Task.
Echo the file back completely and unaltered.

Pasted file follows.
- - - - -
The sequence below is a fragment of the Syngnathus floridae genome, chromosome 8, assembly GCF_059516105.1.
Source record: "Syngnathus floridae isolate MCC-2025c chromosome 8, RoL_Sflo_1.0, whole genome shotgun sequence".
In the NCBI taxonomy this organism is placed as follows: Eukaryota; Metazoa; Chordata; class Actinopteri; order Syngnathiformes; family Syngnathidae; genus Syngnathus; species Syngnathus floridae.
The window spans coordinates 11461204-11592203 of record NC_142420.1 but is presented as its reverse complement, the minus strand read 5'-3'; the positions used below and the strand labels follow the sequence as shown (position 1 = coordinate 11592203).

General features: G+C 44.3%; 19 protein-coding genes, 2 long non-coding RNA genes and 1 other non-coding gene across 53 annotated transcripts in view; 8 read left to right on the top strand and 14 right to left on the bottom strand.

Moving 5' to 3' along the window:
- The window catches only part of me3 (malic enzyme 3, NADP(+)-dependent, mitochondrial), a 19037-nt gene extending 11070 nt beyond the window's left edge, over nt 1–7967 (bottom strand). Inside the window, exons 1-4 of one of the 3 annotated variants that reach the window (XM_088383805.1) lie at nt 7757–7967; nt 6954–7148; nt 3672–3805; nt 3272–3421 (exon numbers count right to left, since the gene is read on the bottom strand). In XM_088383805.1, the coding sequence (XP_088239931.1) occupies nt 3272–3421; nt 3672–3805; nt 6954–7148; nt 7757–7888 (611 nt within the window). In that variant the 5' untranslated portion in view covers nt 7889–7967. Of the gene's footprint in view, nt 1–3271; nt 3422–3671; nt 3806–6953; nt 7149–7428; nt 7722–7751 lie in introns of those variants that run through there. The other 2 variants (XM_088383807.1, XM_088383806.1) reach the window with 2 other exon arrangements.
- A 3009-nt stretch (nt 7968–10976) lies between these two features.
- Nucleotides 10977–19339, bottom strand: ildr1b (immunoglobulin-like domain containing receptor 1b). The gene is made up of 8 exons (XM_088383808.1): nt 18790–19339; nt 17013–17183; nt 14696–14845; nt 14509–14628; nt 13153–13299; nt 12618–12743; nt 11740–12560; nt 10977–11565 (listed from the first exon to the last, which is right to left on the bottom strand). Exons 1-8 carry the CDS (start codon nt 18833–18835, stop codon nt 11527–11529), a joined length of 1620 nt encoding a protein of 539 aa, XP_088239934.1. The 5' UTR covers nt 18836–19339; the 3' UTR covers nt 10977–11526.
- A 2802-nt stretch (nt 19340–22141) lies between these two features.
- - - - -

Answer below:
The sequence below is a fragment of the Syngnathus floridae genome, chromosome 8, assembly GCF_059516105.1.
Source record: "Syngnathus floridae isolate MCC-2025c chromosome 8, RoL_Sflo_1.0, whole genome shotgun sequence".
In the NCBI taxonomy this organism is placed as follows: Eukaryota; Metazoa; Chordata; class Actinopteri; order Syngnathiformes; family Syngnathidae; genus Syngnathus; species Syngnathus floridae.
The window spans coordinates 11461204-11592203 of record NC_142420.1 but is presented as its reverse complement, the minus strand read 5'-3'; the positions used below and the strand labels follow the sequence as shown (position 1 = coordinate 11592203).

General features: G+C 44.3%; 19 protein-coding genes, 2 long non-coding RNA genes and 1 other non-coding gene across 53 annotated transcripts in view; 8 read left to right on the top strand and 14 right to left on the bottom strand.

Moving 5' to 3' along the window:
- The window catches only part of me3 (malic enzyme 3, NADP(+)-dependent, mitochondrial), a 19037-nt gene extending 11070 nt beyond the window's left edge, over nt 1–7967 (bottom strand). Inside the window, exons 1-4 of one of the 3 annotated variants that reach the window (XM_088383805.1) lie at nt 7757–7967; nt 6954–7148; nt 3672–3805; nt 3272–3421 (exon numbers count right to left, since the gene is read on the bottom strand). In XM_088383805.1, the coding sequence (XP_088239931.1) occupies nt 3272–3421; nt 3672–3805; nt 6954–7148; nt 7757–7888 (611 nt within the window). In that variant the 5' untranslated portion in view covers nt 7889–7967. Of the gene's footprint in view, nt 1–3271; nt 3422–3671; nt 3806–6953; nt 7149–7428; nt 7722–7751 lie in introns of those variants that run through there. The other 2 variants (XM_088383807.1, XM_088383806.1) reach the window with 2 other exon arrangements.
- A 3009-nt stretch (nt 7968–10976) lies between these two features.
- Nucleotides 10977–19339, bottom strand: ildr1b (immunoglobulin-like domain containing receptor 1b). The gene is made up of 8 exons (XM_088383808.1): nt 18790–19339; nt 17013–17183; nt 14696–14845; nt 14509–14628; nt 13153–13299; nt 12618–12743; nt 11740–12560; nt 10977–11565 (listed from the first exon to the last, which is right to left on the bottom strand). Exons 1-8 carry the CDS (start codon nt 18833–18835, stop codon nt 11527–11529), a joined length of 1620 nt encoding a protein of 539 aa, XP_088239934.1. The 5' UTR covers nt 18836–19339; the 3' UTR covers nt 10977–11526.
- A 2802-nt stretch (nt 19340–22141) lies between these two features.